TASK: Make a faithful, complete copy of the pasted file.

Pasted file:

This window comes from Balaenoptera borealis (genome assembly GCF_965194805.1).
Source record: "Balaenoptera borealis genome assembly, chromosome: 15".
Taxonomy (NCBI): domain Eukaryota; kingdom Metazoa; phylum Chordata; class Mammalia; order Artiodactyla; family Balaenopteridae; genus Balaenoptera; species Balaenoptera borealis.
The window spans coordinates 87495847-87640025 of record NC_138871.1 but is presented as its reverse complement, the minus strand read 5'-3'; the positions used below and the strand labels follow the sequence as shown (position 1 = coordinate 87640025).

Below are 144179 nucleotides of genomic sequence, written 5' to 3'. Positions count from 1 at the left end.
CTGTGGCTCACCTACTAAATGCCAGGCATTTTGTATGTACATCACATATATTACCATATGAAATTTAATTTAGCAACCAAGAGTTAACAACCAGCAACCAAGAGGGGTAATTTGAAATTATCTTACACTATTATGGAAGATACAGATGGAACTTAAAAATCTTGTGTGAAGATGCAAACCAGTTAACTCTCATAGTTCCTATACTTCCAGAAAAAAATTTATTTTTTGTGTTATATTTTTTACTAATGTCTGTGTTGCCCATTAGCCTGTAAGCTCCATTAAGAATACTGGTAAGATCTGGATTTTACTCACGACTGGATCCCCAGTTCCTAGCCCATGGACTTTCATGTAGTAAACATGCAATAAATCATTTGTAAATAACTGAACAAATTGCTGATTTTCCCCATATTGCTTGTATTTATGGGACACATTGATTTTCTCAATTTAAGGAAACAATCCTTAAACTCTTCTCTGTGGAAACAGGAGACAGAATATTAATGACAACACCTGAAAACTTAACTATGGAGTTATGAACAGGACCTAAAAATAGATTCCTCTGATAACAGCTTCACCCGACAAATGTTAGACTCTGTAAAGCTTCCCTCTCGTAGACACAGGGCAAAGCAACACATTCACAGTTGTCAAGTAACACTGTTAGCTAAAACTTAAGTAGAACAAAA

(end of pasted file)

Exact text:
This window comes from Balaenoptera borealis (genome assembly GCF_965194805.1).
Source record: "Balaenoptera borealis genome assembly, chromosome: 15".
Taxonomy (NCBI): domain Eukaryota; kingdom Metazoa; phylum Chordata; class Mammalia; order Artiodactyla; family Balaenopteridae; genus Balaenoptera; species Balaenoptera borealis.
The window spans coordinates 87495847-87640025 of record NC_138871.1 but is presented as its reverse complement, the minus strand read 5'-3'; the positions used below and the strand labels follow the sequence as shown (position 1 = coordinate 87640025).

Below are 144179 nucleotides of genomic sequence, written 5' to 3'. Positions count from 1 at the left end.
CTGTGGCTCACCTACTAAATGCCAGGCATTTTGTATGTACATCACATATATTACCATATGAAATTTAATTTAGCAACCAAGAGTTAACAACCAGCAACCAAGAGGGGTAATTTGAAATTATCTTACACTATTATGGAAGATACAGATGGAACTTAAAAATCTTGTGTGAAGATGCAAACCAGTTAACTCTCATAGTTCCTATACTTCCAGAAAAAAATTTATTTTTTGTGTTATATTTTTTACTAATGTCTGTGTTGCCCATTAGCCTGTAAGCTCCATTAAGAATACTGGTAAGATCTGGATTTTACTCACGACTGGATCCCCAGTTCCTAGCCCATGGACTTTCATGTAGTAAACATGCAATAAATCATTTGTAAATAACTGAACAAATTGCTGATTTTCCCCATATTGCTTGTATTTATGGGACACATTGATTTTCTCAATTTAAGGAAACAATCCTTAAACTCTTCTCTGTGGAAACAGGAGACAGAATATTAATGACAACACCTGAAAACTTAACTATGGAGTTATGAACAGGACCTAAAAATAGATTCCTCTGATAACAGCTTCACCCGACAAATGTTAGACTCTGTAAAGCTTCCCTCTCGTAGACACAGGGCAAAGCAACACATTCACAGTTGTCAAGTAACACTGTTAGCTAAAACTTAAGTAGAACAAAA